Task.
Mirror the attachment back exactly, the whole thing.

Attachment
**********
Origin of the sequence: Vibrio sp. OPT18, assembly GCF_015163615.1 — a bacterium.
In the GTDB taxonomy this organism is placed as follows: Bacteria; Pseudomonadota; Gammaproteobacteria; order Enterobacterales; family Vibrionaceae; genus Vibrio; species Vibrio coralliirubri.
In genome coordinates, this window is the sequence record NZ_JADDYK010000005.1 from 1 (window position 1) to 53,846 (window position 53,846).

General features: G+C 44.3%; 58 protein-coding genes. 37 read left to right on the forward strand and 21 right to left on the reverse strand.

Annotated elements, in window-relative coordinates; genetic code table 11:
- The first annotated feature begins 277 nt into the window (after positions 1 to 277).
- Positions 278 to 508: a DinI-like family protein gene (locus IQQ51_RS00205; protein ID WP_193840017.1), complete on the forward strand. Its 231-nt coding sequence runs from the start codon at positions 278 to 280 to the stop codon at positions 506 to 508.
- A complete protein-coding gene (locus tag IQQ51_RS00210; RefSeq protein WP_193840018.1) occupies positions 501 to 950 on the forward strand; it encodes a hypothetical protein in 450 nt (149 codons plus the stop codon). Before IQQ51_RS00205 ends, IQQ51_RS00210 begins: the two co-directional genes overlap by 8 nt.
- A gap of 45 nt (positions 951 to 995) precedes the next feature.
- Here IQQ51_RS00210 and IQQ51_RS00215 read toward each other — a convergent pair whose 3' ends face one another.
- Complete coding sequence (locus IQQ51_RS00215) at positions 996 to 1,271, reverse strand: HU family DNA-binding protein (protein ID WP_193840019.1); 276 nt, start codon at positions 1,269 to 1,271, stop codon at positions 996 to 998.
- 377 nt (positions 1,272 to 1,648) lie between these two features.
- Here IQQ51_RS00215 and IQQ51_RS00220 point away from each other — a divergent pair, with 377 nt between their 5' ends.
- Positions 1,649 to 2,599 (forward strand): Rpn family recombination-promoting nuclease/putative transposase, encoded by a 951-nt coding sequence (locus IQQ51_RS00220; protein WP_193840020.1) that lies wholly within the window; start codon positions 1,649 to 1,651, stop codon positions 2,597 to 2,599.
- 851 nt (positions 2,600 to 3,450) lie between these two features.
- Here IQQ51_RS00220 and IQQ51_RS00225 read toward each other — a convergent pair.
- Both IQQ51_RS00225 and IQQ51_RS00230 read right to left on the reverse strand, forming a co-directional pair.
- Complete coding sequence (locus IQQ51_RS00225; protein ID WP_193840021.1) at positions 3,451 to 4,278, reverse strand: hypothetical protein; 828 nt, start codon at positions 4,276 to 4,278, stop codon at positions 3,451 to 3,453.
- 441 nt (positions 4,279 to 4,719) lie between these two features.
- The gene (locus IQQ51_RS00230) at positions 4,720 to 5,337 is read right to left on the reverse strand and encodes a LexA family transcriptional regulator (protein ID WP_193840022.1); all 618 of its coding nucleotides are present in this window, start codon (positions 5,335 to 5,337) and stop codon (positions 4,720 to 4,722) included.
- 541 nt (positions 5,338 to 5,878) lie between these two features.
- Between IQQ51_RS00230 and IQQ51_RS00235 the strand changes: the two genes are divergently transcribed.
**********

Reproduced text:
Origin of the sequence: Vibrio sp. OPT18, assembly GCF_015163615.1 — a bacterium.
In the GTDB taxonomy this organism is placed as follows: Bacteria; Pseudomonadota; Gammaproteobacteria; order Enterobacterales; family Vibrionaceae; genus Vibrio; species Vibrio coralliirubri.
In genome coordinates, this window is the sequence record NZ_JADDYK010000005.1 from 1 (window position 1) to 53,846 (window position 53,846).

General features: G+C 44.3%; 58 protein-coding genes. 37 read left to right on the forward strand and 21 right to left on the reverse strand.

Annotated elements, in window-relative coordinates; genetic code table 11:
- The first annotated feature begins 277 nt into the window (after positions 1 to 277).
- Positions 278 to 508: a DinI-like family protein gene (locus IQQ51_RS00205; protein ID WP_193840017.1), complete on the forward strand. Its 231-nt coding sequence runs from the start codon at positions 278 to 280 to the stop codon at positions 506 to 508.
- A complete protein-coding gene (locus tag IQQ51_RS00210; RefSeq protein WP_193840018.1) occupies positions 501 to 950 on the forward strand; it encodes a hypothetical protein in 450 nt (149 codons plus the stop codon). Before IQQ51_RS00205 ends, IQQ51_RS00210 begins: the two co-directional genes overlap by 8 nt.
- A gap of 45 nt (positions 951 to 995) precedes the next feature.
- Here IQQ51_RS00210 and IQQ51_RS00215 read toward each other — a convergent pair whose 3' ends face one another.
- Complete coding sequence (locus IQQ51_RS00215) at positions 996 to 1,271, reverse strand: HU family DNA-binding protein (protein ID WP_193840019.1); 276 nt, start codon at positions 1,269 to 1,271, stop codon at positions 996 to 998.
- 377 nt (positions 1,272 to 1,648) lie between these two features.
- Here IQQ51_RS00215 and IQQ51_RS00220 point away from each other — a divergent pair, with 377 nt between their 5' ends.
- Positions 1,649 to 2,599 (forward strand): Rpn family recombination-promoting nuclease/putative transposase, encoded by a 951-nt coding sequence (locus IQQ51_RS00220; protein WP_193840020.1) that lies wholly within the window; start codon positions 1,649 to 1,651, stop codon positions 2,597 to 2,599.
- 851 nt (positions 2,600 to 3,450) lie between these two features.
- Here IQQ51_RS00220 and IQQ51_RS00225 read toward each other — a convergent pair.
- Both IQQ51_RS00225 and IQQ51_RS00230 read right to left on the reverse strand, forming a co-directional pair.
- Complete coding sequence (locus IQQ51_RS00225; protein ID WP_193840021.1) at positions 3,451 to 4,278, reverse strand: hypothetical protein; 828 nt, start codon at positions 4,276 to 4,278, stop codon at positions 3,451 to 3,453.
- 441 nt (positions 4,279 to 4,719) lie between these two features.
- The gene (locus IQQ51_RS00230) at positions 4,720 to 5,337 is read right to left on the reverse strand and encodes a LexA family transcriptional regulator (protein ID WP_193840022.1); all 618 of its coding nucleotides are present in this window, start codon (positions 5,335 to 5,337) and stop codon (positions 4,720 to 4,722) included.
- 541 nt (positions 5,338 to 5,878) lie between these two features.
- Between IQQ51_RS00230 and IQQ51_RS00235 the strand changes: the two genes are divergently transcribed.